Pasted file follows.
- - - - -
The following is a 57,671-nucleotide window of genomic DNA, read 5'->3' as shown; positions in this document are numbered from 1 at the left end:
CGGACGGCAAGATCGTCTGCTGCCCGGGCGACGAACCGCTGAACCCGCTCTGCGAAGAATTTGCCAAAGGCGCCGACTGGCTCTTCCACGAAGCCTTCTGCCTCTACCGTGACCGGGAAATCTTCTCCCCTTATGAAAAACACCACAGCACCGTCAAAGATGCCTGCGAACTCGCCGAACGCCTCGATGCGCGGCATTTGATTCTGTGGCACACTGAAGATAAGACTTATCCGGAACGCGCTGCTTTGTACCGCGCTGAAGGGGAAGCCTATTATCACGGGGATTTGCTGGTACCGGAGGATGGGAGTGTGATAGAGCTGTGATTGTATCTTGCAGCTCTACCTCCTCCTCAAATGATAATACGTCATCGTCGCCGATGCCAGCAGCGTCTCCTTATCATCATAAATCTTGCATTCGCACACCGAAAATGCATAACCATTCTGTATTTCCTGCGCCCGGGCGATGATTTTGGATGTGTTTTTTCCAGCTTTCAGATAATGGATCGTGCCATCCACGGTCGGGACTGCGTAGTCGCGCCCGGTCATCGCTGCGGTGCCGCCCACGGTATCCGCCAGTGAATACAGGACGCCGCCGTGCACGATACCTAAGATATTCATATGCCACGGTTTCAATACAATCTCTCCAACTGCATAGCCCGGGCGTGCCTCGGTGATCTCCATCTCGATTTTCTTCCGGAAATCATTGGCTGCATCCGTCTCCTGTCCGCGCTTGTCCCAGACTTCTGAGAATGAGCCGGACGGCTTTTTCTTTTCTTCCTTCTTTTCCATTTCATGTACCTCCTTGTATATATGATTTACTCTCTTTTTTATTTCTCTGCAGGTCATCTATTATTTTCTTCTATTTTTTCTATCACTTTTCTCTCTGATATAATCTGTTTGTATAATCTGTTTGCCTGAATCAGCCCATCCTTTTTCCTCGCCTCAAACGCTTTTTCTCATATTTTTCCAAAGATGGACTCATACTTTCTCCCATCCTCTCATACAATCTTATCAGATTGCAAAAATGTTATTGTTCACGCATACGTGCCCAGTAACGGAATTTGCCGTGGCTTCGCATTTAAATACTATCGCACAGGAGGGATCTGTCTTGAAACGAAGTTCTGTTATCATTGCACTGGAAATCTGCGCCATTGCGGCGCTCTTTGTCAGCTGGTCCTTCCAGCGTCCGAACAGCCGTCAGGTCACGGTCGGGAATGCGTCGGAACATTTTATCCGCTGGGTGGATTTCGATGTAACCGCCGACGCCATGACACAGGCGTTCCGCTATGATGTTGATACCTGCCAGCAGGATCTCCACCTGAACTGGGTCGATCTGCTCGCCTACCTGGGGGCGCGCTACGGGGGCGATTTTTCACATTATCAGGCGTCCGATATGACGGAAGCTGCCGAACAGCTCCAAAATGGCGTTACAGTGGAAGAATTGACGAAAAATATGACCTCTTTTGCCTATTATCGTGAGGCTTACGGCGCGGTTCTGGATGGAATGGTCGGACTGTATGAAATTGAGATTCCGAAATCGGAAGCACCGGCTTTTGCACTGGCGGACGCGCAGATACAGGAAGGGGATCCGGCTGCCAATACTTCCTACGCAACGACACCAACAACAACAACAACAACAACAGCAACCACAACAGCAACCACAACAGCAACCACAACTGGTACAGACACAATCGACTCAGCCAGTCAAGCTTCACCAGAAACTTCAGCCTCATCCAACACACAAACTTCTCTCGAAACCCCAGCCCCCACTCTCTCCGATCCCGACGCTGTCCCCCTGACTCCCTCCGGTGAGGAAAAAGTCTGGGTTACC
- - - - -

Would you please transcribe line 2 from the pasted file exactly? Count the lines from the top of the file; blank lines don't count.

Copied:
CGGACGGCAAGATCGTCTGCTGCCCGGGCGACGAACCGCTGAACCCGCTCTGCGAAGAATTTGCCAAAGGCGCCGACTGGCTCTTCCACGAAGCCTTCTGCCTCTACCGTGACCGGGAAATCTTCTCCCCTTATGAAAAACACCACAGCACCGTCAAAGATGCCTGCGAACTCGCCGAACGCCTCGATGCGCGGCATTTGATTCTGTGGCACACTGAAGATAAGACTTATCCGGAACGCGCTGCTTTGTACCGCGCTGAAGGGGAAGCCTATTATCACGGGGATTTGCTGGTACCGGAGGATGGGAGTGTGATAGAGCTGTGATTGTATCTTGCAGCTCTACCTCCTCCTCAAATGATAATACGTCATCGTCGCCGATGCCAGCAGCGTCTCCTTATCATCATAAATCTTGCATTCGCACACCGAAAATGCATAACCATTCTGTATTTCCTGCGCCCGGGCGATGATTTTGGATGTGTTTTTTCCAGCTTTCAGATAATGGATCGTGCCATCCACGGTCGGGACTGCGTAGTCGCGCCCGGTCATCGCTGCGGTGCCGCCCACGGTATCCGCCAGTGAATACAGGACGCCGCCGTGCACGATACCTAAGATATTCATATGCCACGGTTTCAATACAATCTCTCCAACTGCATAGCCCGGGCGTGCCTCGGTGATCTCCATCTCGATTTTCTTCCGGAAATCATTGGCTGCATCCGTCTCCTGTCCGCGCTTGTCCCAGACTTCTGAGAATGAGCCGGACGGCTTTTTCTTTTCTTCCTTCTTTTCCATTTCATGTACCTCCTTGTATATATGATTTACTCTCTTTTTTATTTCTCTGCAGGTCATCTATTATTTTCTTCTATTTTTTCTATCACTTTTCTCTCTGATATAATCTGTTTGTATAATCTGTTTGCCTGAATCAGCCCATCCTTTTTCCTCGCCTCAAACGCTTTTTCTCATATTTTTCCAAAGATGGACTCATACTTTCTCCCATCCTCTCATACAATCTTATCAGATTGCAAAAATGTTATTGTTCACGCATACGTGCCCAGTAACGGAATTTGCCGTGGCTTCGCATTTAAATACTATCGCACAGGAGGGATCTGTCTTGAAACGAAGTTCTGTTATCATTGCACTGGAAATCTGCGCCATTGCGGCGCTCTTTGTCAGCTGGTCCTTCCAGCGTCCGAACAGCCGTCAGGTCACGGTCGGGAATGCGTCGGAACATTTTATCCGCTGGGTGGATTTCGATGTAACCGCCGACGCCATGACACAGGCGTTCCGCTATGATGTTGATACCTGCCAGCAGGATCTCCACCTGAACTGGGTCGATCTGCTCGCCTACCTGGGGGCGCGCTACGGGGGCGATTTTTCACATTATCAGGCGTCCGATATGACGGAAGCTGCCGAACAGCTCCAAAATGGCGTTACAGTGGAAGAATTGACGAAAAATATGACCTCTTTTGCCTATTATCGTGAGGCTTACGGCGCGGTTCTGGATGGAATGGTCGGACTGTATGAAATTGAGATTCCGAAATCGGAAGCACCGGCTTTTGCACTGGCGGACGCGCAGATACAGGAAGGGGATCCGGCTGCCAATACTTCCTACGCAACGACACCAACAACAACAACAACAACAACAGCAACCACAACAGCAACCACAACAGCAACCACAACTGGTACAGACACAATCGACTCAGCCAGTCAAGCTTCACCAGAAACTTCAGCCTCATCCAACACACAAACTTCTCTCGAAACCCCAGCCCCCACTCTCTCCGATCCCGACGCTGTCCCCCTGACTCCCTCCGGTGAGGAAAAAGTCTGGGTTACC